Banking and credit union representatives are urging lawmakers to create a special relief fund for the smallest businesses, loosen restrictions on the use of Paycheck Protection Program money and all but eliminate the paperwork involved in what is expected to be forgiveness of the loan in the future.
The representatives say they want the legislative fixes and regulatory tweaks to be included in in the next coronavirus response bill as the COVID-19 pandemic batters the economy. The Bureau of Labor Statistics said Friday the April unemployment rate soared to 14.7 percent, and 20.5 million workers were cut from nonfarm payrolls in April.
It’s unclear what Congress’ next move is. Democrats say they want to move quickly on the next package, but Republicans say they want to see the results of about $3.5 trillion provided in four bills enacted in less than two months. More than 33 million workers have filed for unemployment in the last seven weeks as public health restrictions have kept most Americans away from shops and restaurants due to the pandemic that has claimed more than 75,000 American lives.
“If Congress does decide to provide additional funding, we think there are opportunities to address some outstanding issues including greater clarity around BSA/AML [Bank Secrecy Act/Anti-Money Laundering] requirements, more detail on the forgiveness provision and other tweaks that would make the program even more accessible to small businesses in need,” said James Ballentine, executive vice president of congressional relations at the American Bankers Association.
The PPP, one of the lifelines keeping shuttered businesses afloat during the crisis, offers small businesses forgivable loans worth up to 10 weeks of payroll. If the borrowers use the money to cover payroll and other fixed costs like rent, they won’t have to pay the loans off. The program relies on private lenders to provide the loans after the Small Business Administration authorizes them.
FiscalNote, the parent company of CQ Roll Call, has received a Paycheck Protection Program loan.
Despite hiccups at the start, the PPP ran out of its initial $349 billion in less than two weeks, forcing Congress to consider another spending measure almost immediately. Lawmakers provided an additional $310 billion for the program in its fourth coronavirus relief bill, which also included more money for hospitals and other Small Business Administration emergency loans.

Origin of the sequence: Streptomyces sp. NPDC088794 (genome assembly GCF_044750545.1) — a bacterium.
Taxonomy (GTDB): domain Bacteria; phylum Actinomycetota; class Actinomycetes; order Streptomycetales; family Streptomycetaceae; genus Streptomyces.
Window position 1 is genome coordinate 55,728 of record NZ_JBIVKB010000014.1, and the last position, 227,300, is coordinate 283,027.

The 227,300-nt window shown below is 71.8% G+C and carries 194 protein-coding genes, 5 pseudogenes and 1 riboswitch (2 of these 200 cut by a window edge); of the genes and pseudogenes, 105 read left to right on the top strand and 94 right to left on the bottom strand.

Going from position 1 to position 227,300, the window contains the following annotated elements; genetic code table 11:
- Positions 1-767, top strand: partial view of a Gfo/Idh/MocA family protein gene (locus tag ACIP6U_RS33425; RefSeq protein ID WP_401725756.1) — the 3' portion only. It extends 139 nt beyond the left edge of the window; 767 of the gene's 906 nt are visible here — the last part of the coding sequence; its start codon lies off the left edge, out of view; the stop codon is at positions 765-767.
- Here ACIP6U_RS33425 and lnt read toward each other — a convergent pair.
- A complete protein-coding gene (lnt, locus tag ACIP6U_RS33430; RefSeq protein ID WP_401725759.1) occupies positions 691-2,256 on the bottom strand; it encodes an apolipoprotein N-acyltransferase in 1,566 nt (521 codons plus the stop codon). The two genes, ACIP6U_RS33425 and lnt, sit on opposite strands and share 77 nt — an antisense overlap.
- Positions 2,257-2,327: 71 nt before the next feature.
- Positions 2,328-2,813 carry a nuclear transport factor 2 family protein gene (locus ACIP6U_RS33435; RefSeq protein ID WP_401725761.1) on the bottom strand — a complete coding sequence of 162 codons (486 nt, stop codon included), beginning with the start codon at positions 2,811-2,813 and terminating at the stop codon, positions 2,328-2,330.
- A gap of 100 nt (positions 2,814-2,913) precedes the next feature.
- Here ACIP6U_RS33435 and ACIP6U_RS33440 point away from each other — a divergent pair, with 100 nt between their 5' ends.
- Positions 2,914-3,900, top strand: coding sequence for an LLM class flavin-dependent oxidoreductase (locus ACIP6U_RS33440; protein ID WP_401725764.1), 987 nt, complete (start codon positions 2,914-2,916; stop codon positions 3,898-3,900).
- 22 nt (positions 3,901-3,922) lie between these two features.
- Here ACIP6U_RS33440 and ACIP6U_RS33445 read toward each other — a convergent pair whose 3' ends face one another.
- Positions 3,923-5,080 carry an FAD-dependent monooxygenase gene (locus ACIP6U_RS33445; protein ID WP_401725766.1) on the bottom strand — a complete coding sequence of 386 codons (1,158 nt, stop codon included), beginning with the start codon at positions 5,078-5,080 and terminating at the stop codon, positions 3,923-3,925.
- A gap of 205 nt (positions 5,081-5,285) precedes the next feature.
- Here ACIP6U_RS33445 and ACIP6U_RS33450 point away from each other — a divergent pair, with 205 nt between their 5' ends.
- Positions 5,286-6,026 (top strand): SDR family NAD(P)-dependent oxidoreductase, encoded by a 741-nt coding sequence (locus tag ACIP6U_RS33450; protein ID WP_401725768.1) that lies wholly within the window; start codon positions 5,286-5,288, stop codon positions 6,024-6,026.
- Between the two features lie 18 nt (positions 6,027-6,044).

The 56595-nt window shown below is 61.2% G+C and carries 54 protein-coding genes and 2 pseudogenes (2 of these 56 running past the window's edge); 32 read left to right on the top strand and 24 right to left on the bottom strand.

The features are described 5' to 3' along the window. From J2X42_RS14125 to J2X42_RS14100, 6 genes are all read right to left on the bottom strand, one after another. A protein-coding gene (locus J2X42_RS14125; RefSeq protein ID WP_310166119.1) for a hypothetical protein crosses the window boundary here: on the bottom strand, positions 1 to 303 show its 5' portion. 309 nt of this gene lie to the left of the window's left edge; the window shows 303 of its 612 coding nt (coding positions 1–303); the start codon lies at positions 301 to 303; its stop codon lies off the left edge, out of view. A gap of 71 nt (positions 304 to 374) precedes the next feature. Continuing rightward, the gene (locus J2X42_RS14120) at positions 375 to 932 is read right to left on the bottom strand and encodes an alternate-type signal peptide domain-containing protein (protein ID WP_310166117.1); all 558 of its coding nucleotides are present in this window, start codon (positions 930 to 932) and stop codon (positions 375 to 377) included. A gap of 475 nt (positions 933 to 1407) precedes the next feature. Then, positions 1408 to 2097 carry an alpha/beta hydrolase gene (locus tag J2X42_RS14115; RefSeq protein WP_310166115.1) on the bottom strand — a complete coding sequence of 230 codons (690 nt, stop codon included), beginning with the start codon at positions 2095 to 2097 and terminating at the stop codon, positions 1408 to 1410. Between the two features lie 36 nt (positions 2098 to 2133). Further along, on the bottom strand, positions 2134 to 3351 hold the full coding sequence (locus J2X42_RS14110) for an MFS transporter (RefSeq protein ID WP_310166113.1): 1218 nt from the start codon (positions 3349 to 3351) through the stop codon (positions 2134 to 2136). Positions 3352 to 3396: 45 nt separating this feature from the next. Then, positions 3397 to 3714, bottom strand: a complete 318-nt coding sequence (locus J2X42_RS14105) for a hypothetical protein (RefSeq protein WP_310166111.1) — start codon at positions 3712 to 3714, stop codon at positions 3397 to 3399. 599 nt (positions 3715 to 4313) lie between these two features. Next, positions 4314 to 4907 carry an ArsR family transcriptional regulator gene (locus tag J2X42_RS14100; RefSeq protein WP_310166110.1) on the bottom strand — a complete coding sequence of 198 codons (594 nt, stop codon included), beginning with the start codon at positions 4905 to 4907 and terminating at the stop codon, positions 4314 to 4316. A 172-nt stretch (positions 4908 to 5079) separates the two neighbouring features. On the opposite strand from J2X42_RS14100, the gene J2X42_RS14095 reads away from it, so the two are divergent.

The PPP’s daily burn rate has slowed from more than $50 billion during the first round to under $3 billion a day this week. At this rate, the second round could last well into June, although the money could run out sooner if companies that held off on applying early do so now that some states are beginning to lift public health restrictions.
Among the initial complaints about the program was that the smallest businesses were being excluded.
On a conference call Thursday, Businesses for Responsible Tax Reform co-chair Shaundell Newsome backed a separate fund for smaller firms, saying businesses like his marketing firm were last to get funds.
“We learned a hard lesson that not all small businesses are created equal,” he said, noting that he had trouble getting a PPP loan despite a long-standing relationship with his bank. “The SBA and our legislators need to make it a priority to improve access to capital for small businesses, focusing on very small and minority-owned firms in particular.”
The National Association of Federally-Insured Credit Unions also supports earmarking PPP funds for the smallest businesses, said Brad Thaler, the trade group’s vice president of legislative affairs. “In general, we support set-asides that help smaller financial institutions and smaller businesses,” he said.
Congress, in an effort to reach small businesses left out in the first round, earmarked $60 billion of the second-round funding for smaller banks. But data from the Financial Services Forum, which represents the nation’s eight largest banks, suggests that might have been unneeded. The FSF found that 53 percent of the PPP loans made by its members went to businesses with fewer than five employees, and 46 percent were for less than $25,000.
House Speaker Nancy Pelosi, in addition to wanting to provide more money in another bill, has said she wants tweaks to the PPP included in the next legislation. On a conference call with small-business groups Tuesday, Pelosi said she wants to extend the length of the loans beyond eight weeks and relax the rules on forgiveness. She also called for setting aside some of the additional PPP funds for small businesses with fewer than 25 employees.